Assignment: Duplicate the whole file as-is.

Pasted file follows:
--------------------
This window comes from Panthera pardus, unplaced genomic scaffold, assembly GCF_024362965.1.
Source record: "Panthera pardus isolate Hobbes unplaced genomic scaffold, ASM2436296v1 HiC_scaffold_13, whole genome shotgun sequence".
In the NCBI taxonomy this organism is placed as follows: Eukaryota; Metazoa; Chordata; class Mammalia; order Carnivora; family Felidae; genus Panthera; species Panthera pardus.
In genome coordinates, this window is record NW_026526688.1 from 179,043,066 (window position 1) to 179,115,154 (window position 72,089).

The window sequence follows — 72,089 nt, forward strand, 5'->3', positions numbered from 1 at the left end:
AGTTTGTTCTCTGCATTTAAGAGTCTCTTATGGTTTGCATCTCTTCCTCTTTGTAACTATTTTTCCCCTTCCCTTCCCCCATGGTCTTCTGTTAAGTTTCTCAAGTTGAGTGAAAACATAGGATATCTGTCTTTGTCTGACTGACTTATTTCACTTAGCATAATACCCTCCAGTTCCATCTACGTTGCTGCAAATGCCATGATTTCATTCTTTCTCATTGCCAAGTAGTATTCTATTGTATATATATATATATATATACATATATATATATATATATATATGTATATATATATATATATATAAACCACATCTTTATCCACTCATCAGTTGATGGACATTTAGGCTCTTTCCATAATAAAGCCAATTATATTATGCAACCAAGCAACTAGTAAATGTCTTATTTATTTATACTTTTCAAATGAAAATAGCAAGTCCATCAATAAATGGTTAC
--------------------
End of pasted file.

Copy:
This window comes from Panthera pardus, unplaced genomic scaffold, assembly GCF_024362965.1.
Source record: "Panthera pardus isolate Hobbes unplaced genomic scaffold, ASM2436296v1 HiC_scaffold_13, whole genome shotgun sequence".
In the NCBI taxonomy this organism is placed as follows: Eukaryota; Metazoa; Chordata; class Mammalia; order Carnivora; family Felidae; genus Panthera; species Panthera pardus.
In genome coordinates, this window is record NW_026526688.1 from 179,043,066 (window position 1) to 179,115,154 (window position 72,089).

The window sequence follows — 72,089 nt, forward strand, 5'->3', positions numbered from 1 at the left end:
AGTTTGTTCTCTGCATTTAAGAGTCTCTTATGGTTTGCATCTCTTCCTCTTTGTAACTATTTTTCCCCTTCCCTTCCCCCATGGTCTTCTGTTAAGTTTCTCAAGTTGAGTGAAAACATAGGATATCTGTCTTTGTCTGACTGACTTATTTCACTTAGCATAATACCCTCCAGTTCCATCTACGTTGCTGCAAATGCCATGATTTCATTCTTTCTCATTGCCAAGTAGTATTCTATTGTATATATATATATATATATACATATATATATATATATATATATGTATATATATATATATATATAAACCACATCTTTATCCACTCATCAGTTGATGGACATTTAGGCTCTTTCCATAATAAAGCCAATTATATTATGCAACCAAGCAACTAGTAAATGTCTTATTTATTTATACTTTTCAAATGAAAATAGCAAGTCCATCAATAAATGGTTAC